The study, which was carried out as part of the Internet & American Life Project, found that eight percent of online adults in the US use Twitter, with two percent using the micro-blogging service on a daily basis.
The report also found that 74 percent of all American adults use the internet, so that makes the amount of adult Twitter users in the overall US population, both on and offline, around six percent.
Women appear to use Twitter more than men, with 10 percent of American adult women using the service compared to only seven percent of adult men.
Age is also a factor, with younger adults tending to use Twitter more than older ones. The 18-29 age bracket was the dominant one, with 14 percent of Americans in this range using Twitter. The number halved to seven percent for 30-49-year-olds and fell to six percent for 50-64-year-olds. Only four percent of over 65s use Twitter.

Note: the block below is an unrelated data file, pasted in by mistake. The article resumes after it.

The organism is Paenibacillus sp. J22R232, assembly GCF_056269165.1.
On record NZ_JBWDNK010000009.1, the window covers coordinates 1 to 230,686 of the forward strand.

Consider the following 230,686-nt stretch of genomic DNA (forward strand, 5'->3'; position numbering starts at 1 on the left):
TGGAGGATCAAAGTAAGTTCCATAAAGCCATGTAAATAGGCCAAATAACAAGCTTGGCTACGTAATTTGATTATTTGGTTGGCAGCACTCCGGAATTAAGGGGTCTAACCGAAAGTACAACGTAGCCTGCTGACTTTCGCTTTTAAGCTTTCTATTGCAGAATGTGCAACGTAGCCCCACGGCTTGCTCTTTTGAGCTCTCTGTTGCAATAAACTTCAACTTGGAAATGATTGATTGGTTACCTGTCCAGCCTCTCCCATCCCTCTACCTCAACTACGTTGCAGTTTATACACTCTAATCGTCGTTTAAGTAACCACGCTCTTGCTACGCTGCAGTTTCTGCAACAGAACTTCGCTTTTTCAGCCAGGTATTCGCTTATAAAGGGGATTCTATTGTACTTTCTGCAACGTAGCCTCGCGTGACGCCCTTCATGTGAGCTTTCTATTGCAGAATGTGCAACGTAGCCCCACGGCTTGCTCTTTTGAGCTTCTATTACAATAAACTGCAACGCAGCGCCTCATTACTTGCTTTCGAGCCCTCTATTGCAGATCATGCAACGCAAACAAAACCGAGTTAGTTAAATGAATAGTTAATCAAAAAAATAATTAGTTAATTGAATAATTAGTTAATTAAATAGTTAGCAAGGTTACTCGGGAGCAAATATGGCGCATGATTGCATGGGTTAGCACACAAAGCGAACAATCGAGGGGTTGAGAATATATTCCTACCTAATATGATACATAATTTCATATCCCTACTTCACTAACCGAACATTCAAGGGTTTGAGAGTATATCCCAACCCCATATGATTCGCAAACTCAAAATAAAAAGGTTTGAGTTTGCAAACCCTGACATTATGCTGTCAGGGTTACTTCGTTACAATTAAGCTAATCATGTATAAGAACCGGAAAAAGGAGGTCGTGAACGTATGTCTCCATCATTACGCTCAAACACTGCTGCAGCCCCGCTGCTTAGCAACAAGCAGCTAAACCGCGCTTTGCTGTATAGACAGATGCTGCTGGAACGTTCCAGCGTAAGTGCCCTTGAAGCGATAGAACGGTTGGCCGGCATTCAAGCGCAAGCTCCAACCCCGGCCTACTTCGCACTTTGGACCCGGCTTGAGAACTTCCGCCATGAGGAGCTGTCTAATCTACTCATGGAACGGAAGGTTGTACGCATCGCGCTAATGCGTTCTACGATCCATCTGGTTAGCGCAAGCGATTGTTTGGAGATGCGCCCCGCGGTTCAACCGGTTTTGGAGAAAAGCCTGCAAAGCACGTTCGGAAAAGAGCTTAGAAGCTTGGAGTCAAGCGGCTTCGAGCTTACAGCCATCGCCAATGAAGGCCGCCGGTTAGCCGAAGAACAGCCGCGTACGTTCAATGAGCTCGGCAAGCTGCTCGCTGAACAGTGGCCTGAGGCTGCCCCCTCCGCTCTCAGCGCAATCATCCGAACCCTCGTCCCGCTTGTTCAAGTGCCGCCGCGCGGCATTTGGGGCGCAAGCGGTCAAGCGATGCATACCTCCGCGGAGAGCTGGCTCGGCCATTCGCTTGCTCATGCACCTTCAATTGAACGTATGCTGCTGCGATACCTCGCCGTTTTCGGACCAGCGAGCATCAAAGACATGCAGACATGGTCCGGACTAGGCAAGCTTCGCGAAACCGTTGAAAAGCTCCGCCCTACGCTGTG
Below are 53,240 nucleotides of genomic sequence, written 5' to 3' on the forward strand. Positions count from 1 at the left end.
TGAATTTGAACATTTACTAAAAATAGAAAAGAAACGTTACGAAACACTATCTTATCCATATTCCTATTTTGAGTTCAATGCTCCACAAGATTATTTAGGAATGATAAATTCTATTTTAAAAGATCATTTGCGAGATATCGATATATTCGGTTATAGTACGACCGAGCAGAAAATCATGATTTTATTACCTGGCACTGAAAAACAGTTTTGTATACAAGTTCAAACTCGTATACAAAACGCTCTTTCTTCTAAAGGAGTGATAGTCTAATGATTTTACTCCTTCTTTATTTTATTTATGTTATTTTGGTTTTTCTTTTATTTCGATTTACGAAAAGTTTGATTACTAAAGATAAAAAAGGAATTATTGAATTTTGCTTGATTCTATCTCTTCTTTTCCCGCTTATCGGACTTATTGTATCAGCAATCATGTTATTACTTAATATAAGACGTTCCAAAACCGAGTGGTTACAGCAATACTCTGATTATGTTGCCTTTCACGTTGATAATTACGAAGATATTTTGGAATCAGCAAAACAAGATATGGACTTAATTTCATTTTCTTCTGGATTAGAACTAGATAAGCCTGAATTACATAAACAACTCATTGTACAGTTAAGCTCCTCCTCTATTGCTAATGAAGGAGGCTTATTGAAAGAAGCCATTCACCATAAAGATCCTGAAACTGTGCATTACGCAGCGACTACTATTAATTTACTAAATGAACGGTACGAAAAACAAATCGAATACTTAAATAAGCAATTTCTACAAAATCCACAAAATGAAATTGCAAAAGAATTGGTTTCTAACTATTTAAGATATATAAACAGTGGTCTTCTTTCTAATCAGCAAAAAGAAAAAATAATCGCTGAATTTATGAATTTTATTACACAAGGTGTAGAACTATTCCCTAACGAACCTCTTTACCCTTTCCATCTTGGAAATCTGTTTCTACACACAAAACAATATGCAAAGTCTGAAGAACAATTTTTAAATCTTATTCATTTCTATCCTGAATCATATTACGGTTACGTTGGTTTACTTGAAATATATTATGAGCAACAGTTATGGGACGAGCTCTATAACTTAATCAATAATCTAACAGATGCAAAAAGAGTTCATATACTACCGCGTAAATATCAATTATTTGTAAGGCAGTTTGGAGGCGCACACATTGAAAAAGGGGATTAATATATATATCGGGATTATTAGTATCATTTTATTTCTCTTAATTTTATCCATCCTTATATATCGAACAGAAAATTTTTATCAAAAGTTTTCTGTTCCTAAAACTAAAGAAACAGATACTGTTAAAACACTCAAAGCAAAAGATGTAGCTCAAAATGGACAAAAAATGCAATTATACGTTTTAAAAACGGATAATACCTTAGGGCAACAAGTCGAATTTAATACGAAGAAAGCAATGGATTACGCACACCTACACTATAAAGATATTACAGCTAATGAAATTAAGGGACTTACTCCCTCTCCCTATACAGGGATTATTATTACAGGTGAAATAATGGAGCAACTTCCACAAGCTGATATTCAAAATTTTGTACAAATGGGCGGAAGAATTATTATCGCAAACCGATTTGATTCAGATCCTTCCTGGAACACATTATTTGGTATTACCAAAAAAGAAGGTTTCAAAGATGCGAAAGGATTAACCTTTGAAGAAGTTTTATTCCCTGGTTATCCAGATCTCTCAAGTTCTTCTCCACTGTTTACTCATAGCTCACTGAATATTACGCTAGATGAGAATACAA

People on lower incomes tend to use Twitter more than those on high incomes. 10 percent of those with incomes lower than $30,000 log in, while the $30,000-$49,999 bracket saw only six percent. The figure jumped back to 10 percent for those between $50,000-74,999 and fell again to six percent for those with earnings above $75,000.
Location was another contributing factor for using Twitter, with 11 percent of people in urban areas tweeting, most likely due to the ready access of internet. Eight percent of the suburbs use the service, while only five percent of rural residents send out their status updates.
While the number of total Americans using Twitter represents a significant amount of people and highlights the importance of social media, it pales in comparison to the extent to which Facebook is used. In a report from Facebook in December 2009 it was revealed that the website gets 100 million active users from the US in a month, making it nearly a third of the entire US population of 310 million.